Conflicts of Interest: The term “conflict of interest” describes any circumstance that could cast doubt on our ability to act objectively regarding EIS. We must avoid situations that we know, or should know, create actual or potential conflicts of interest, or the appearance of a conflict of interest, and immediately disclose them to the company if they arise. This includes instances where an employee or a member of his or her family, receives personal benefits as a result of his or her position with EIS. We cannot use company property for personal gain nor take for ourselves business opportunities that arise through the use of company property, information or position.
Protection of Proprietary Information: We must safeguard EIS proprietary information, and third-party proprietary information entrusted to EIS, from loss, theft, and unauthorized modification, access and disclosure. All non-public information related to EIS business should be considered confidential. We should also keep confidential any information received in confidence from an actual or prospective customer, supplier, or business partner.
We may not bring or use any confidential information obtained from a former employer. Our obligation to protect confidential information continues even after we leave EIS.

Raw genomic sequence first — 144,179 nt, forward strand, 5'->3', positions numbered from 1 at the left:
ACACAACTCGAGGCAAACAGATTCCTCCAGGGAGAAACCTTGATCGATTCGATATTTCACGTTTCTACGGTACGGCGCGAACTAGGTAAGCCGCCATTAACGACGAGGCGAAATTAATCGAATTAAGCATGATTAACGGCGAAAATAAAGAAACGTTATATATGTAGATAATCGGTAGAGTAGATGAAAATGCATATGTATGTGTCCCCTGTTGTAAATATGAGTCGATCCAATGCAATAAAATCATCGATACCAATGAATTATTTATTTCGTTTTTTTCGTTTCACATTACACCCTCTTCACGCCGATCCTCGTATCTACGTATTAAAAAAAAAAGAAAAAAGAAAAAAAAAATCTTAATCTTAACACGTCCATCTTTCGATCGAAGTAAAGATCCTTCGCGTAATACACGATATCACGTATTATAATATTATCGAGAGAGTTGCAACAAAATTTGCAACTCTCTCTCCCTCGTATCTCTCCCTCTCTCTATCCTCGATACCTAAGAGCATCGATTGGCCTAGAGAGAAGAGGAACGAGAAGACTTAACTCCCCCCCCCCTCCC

Signature and Spending Authority: Only certain of us are authorized to sign contracts for EIS or commit EIS to spend money. Do not sign any document committing EIS to anything unless you have the required signing authority. Notably, do not enter any “side letters” with customers that purport to change, add to or cancel a signed license agreement or that commit EIS to do or not to do anything. Do not commit EIS to spend money unless you have sufficient spending authority. You should combine the total cost of a purchase when making this determination. Do not attempt to get around the limits of your spending authority by turning a single purchase from the same vendor into several smaller purchases.
Our Responsibilities to Each Other – In general, we should treat each other with respect.
Diversity: EIS affirms the principles of equal employment opportunity without regard to race, religion, national origin, gender, age, physical disability, pregnancy, marital status, or sexual orientation, and we practice and promote such policies in all locations as appropriate under the law. We affirm thisprinciple of freedom from discrimination in all aspects of the employment relationship, from recruitment and hiring, through performance evaluations, compensation and promotions.
Harassment: EIS seeks to provide a work environment free from harassment.Although “harassment” most frequently refers to sexual harassment, workplace harassment may also include harassment based upon a person’s race, religion, national origin, gender, sexual orientation, age, physical disability or any other inappropriate or illegal basis. EIS prohibits unlawful harassment in any form, whether physical, verbal, or non-verbal.
The President has primary responsibility for enforcing this Code and all company policies on legal and ethical conduct, as well as issuing guidance and explanatory materials, subject to supervision by the Board of Directors. Questions may be addressed to the President.